Neu! have a lot to answer for. Their best bits can be transcendent, their worst bits lazy and a little pointless and even a little contemptuous. We all have days like that, but Neu! were the exemplar; they wrote the script and others followed. We all loved them despite their patchy output (perhaps because of it) and many attempted to emulate them. Stereolab did it pretty well, I thought, but the Stereolab imitators sounded exactly like a copy of a copy of a copy; with the referent long gone, the essence lost, the image shattered.I’m not saying what you think I’m saying here about Villalog. “Düsseldorf Dub” has that Neu! hum, the ever-so-slightly tumbling/scraped and slurred drums but… Actually, it’s the drums I want to talk about. Drums are big throughout this album; are present even when they’re not pushed forward, even when there’s no drumming. I don’t exactly know what I’m getting at here, this is something more properly felt than understood. It’s like the drums exist in the background (obviously, as the backbone) but their influence extends beyond that, so that every time you hear another sound it seems like it’s somehow… waiting for the drums. This can get a bit distracting, at times, and doesn’t always allow the album to drift as often as it could. Space Trash could be a little more open (actually could be a lot more open) but Villalog seem to want to keep things contained (constrained would be too harsh); they seem reluctant to drift off, as if that would cheapen their playing and not allow them to show their skills. The press release suggests the musical starting point is “found somewhere between Kraftwerk and Can, Quicksilver Messenger Service and Spacemen 3“; and while Can and the Quicksilvers are definitely in there, I don’t hear any Spacemen 3 or Kraftwerk, unless they mean Kraftwerk’s certainty of purpose, their control (their time-ticking drums). Certainly, it seems like Villalog can’t avoid the influence of Can and Neu! and, instead of hiding from this (and from the inevitable numbing comparison) they seem to make a virtue of it; almost daring you to challenge them.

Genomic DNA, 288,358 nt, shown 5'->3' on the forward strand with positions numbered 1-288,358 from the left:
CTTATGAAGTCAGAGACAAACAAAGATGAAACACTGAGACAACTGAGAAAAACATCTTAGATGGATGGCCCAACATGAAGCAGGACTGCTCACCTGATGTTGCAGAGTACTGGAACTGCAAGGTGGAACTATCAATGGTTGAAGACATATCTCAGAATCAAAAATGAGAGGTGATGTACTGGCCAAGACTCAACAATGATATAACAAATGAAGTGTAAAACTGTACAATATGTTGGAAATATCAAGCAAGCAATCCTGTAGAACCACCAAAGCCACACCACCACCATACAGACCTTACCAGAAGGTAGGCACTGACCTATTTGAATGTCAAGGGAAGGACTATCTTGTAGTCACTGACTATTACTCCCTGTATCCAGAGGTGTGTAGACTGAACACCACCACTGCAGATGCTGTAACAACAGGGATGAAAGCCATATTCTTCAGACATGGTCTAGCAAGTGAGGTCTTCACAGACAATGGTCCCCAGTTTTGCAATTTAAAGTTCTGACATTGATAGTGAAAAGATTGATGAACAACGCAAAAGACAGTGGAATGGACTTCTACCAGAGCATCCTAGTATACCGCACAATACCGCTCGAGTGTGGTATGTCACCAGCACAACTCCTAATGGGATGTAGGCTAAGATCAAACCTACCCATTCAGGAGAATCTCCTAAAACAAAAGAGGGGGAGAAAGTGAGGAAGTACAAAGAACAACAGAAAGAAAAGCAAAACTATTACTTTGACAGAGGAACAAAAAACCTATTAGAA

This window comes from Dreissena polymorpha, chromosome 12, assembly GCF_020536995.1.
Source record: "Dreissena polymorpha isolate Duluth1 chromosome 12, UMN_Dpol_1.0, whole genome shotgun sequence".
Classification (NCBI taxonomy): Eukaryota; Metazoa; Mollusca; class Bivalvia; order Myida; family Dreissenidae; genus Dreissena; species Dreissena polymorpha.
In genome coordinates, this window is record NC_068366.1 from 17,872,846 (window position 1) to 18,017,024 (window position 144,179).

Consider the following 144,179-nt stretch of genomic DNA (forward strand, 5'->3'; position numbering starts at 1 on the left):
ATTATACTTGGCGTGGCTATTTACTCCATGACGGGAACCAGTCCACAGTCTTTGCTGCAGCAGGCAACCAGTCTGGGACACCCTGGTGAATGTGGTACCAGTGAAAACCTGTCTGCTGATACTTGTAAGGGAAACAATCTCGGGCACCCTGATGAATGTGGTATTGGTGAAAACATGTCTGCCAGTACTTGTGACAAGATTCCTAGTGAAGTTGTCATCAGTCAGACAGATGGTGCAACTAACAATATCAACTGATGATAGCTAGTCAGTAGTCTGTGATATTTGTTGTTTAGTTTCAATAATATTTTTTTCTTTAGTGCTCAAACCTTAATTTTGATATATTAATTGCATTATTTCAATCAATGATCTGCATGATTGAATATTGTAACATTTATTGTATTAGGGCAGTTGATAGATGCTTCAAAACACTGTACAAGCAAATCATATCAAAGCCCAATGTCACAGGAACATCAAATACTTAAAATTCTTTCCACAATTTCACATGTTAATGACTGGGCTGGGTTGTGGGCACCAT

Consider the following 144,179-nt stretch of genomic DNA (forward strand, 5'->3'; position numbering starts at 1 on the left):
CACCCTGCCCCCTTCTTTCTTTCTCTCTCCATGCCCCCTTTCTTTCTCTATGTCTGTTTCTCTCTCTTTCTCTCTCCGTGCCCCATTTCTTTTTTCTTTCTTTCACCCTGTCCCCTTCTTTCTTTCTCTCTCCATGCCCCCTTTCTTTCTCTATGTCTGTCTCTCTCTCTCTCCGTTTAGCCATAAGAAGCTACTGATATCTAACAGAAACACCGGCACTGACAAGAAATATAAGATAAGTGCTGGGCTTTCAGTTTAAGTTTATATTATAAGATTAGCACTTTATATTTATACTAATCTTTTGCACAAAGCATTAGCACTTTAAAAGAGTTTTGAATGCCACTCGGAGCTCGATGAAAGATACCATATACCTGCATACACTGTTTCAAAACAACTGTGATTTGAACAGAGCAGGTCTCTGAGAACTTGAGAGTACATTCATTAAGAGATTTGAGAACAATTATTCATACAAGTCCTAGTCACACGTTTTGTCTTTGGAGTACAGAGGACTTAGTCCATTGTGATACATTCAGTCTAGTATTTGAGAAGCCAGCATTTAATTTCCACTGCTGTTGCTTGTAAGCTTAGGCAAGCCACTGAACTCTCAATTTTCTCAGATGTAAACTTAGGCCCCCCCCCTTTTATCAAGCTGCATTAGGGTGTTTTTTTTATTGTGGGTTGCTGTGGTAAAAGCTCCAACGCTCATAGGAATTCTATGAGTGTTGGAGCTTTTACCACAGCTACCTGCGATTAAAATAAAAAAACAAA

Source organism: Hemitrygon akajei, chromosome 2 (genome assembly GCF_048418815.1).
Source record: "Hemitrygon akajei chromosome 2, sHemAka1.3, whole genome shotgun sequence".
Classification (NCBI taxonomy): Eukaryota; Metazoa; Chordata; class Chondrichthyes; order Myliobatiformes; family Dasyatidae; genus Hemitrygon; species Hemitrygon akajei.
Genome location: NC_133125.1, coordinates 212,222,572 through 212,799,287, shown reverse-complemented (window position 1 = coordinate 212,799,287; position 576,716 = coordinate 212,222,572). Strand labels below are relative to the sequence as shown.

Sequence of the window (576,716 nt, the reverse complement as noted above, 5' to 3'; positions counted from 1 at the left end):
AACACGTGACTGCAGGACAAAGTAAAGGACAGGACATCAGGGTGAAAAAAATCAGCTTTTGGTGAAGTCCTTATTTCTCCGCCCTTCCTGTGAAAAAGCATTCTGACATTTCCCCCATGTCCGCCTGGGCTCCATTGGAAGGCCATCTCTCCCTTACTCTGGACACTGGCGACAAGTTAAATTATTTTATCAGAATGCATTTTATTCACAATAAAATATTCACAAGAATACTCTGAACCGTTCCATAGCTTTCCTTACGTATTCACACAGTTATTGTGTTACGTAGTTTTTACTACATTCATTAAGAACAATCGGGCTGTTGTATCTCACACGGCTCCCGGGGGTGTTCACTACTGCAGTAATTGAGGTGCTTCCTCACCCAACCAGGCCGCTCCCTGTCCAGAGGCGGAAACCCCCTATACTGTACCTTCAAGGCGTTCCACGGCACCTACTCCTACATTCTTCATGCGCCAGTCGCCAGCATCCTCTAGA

How dare they attempt that Liebezeit roll? How dare those guitars clang like Rother? How dare they play with those motorik / Krautrock archetypes? This is to be commended, I think, and elevates this album above many of those bands that have attempted to digest these kind of influences and found themselves with reflux. There are indeed moments where they transcend their influences, but it’s a necessarily dangerous game to play, especially when you’re attempting to combine two utterly different, almost dialectical reference points (Kraftwerk and Can).Space Trash works on its own terms and I’ve actually played and enjoyed this album several times since I got it but it doesn’t demand attention, even if occasionally it deserves it. These guys can play and they’re dealing with influences that are almost sacred in the kind of circles I’d imagine they’d like to move in. I’d really like to see them just spin off and out… the further the better. They’ve got an amazing album in them and I’m going to keep watching the skies.